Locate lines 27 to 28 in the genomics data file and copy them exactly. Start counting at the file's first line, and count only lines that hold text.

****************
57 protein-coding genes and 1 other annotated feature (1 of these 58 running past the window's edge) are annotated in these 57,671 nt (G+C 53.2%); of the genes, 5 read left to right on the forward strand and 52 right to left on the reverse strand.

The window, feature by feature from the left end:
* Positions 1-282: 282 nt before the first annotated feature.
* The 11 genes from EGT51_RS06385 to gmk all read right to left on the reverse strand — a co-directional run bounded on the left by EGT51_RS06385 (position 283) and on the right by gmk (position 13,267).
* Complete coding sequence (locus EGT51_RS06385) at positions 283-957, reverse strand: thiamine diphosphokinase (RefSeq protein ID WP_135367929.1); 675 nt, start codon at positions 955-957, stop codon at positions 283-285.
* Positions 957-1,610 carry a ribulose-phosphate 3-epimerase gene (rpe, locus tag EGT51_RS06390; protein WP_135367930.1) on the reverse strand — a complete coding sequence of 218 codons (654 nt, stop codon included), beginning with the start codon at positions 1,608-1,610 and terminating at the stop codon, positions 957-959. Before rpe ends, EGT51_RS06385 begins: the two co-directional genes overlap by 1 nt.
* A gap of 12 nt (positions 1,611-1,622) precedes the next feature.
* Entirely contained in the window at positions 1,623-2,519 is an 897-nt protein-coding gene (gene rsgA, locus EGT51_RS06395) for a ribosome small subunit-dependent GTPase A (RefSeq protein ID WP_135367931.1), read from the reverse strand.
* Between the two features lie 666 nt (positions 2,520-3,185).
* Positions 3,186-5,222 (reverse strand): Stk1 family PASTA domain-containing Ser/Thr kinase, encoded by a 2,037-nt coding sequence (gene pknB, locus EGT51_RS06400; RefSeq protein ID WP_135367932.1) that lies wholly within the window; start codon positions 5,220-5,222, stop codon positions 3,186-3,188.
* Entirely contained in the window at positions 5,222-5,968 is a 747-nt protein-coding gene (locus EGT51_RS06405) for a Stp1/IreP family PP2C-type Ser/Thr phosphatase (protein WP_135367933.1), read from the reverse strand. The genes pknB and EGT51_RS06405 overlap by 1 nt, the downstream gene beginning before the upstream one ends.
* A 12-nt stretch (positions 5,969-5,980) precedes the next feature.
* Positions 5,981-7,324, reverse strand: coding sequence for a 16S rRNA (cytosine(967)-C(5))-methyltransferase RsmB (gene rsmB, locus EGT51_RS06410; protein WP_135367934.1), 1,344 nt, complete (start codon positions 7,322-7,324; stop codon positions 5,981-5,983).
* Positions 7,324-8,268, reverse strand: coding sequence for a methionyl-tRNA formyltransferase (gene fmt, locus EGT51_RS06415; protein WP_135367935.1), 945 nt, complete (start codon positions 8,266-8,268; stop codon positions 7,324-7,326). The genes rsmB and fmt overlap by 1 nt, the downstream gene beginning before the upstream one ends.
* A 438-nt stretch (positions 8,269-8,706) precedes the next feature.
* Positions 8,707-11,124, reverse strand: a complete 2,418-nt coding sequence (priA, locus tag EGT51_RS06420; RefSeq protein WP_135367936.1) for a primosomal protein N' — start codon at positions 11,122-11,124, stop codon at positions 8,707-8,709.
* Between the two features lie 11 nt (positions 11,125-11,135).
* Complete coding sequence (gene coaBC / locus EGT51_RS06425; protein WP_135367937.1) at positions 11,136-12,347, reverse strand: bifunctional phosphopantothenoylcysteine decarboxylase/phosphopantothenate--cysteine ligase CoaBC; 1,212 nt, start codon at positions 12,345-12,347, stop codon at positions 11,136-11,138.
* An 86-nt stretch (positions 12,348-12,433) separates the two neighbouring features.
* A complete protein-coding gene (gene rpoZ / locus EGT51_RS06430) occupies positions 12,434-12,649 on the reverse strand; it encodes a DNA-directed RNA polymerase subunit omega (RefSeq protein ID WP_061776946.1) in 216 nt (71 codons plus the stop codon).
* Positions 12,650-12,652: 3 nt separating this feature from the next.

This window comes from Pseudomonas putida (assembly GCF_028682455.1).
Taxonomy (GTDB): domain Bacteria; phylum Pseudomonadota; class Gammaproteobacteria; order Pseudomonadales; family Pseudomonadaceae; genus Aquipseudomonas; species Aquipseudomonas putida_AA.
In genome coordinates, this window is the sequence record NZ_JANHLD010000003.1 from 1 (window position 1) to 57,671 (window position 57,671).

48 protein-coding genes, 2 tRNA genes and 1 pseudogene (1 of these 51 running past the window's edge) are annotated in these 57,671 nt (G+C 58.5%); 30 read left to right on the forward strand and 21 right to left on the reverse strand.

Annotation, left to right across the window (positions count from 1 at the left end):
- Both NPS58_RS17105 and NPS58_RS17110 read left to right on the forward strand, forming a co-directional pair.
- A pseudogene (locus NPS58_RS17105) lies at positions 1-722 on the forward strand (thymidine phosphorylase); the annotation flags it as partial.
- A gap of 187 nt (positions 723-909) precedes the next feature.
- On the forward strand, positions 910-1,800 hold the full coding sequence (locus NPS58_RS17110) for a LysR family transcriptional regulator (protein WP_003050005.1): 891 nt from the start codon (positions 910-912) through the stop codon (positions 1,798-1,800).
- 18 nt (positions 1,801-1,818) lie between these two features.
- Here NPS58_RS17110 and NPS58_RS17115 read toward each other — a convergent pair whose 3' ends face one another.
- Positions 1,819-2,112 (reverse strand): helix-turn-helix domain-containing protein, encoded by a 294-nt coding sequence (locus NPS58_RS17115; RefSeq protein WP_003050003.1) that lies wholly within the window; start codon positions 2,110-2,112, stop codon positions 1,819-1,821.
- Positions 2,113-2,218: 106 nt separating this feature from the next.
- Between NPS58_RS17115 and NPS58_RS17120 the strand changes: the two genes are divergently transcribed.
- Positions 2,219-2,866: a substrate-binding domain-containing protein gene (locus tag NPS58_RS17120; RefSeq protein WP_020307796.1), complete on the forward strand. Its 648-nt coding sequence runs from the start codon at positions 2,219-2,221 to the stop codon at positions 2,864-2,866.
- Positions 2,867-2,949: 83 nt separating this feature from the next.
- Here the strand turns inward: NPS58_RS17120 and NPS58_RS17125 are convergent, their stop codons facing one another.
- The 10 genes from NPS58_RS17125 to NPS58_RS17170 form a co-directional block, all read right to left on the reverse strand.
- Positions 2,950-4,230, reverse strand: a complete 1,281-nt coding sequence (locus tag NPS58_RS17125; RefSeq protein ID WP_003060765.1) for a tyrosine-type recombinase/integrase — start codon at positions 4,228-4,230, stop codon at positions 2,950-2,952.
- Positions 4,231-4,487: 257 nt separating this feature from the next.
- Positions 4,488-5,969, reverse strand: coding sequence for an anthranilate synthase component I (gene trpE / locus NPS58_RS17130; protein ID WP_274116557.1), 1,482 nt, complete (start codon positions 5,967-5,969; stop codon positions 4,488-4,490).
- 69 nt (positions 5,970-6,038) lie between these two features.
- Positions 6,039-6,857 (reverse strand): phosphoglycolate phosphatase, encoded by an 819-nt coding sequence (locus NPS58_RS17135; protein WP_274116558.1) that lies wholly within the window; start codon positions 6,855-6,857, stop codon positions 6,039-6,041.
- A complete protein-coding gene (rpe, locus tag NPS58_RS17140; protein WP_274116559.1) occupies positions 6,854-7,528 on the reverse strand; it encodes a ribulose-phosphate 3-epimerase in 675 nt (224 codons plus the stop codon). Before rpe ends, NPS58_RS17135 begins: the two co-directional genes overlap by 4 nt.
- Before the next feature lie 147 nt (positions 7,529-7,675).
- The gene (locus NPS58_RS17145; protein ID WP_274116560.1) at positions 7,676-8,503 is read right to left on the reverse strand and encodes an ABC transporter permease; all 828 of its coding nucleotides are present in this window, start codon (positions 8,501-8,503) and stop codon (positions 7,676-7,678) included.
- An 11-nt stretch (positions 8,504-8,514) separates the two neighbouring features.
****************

- Both NPS58_RS17105 and NPS58_RS17110 read left to right on the forward strand, forming a co-directional pair.
- A pseudogene (locus NPS58_RS17105) lies at positions 1-722 on the forward strand (thymidine phosphorylase); the annotation flags it as partial.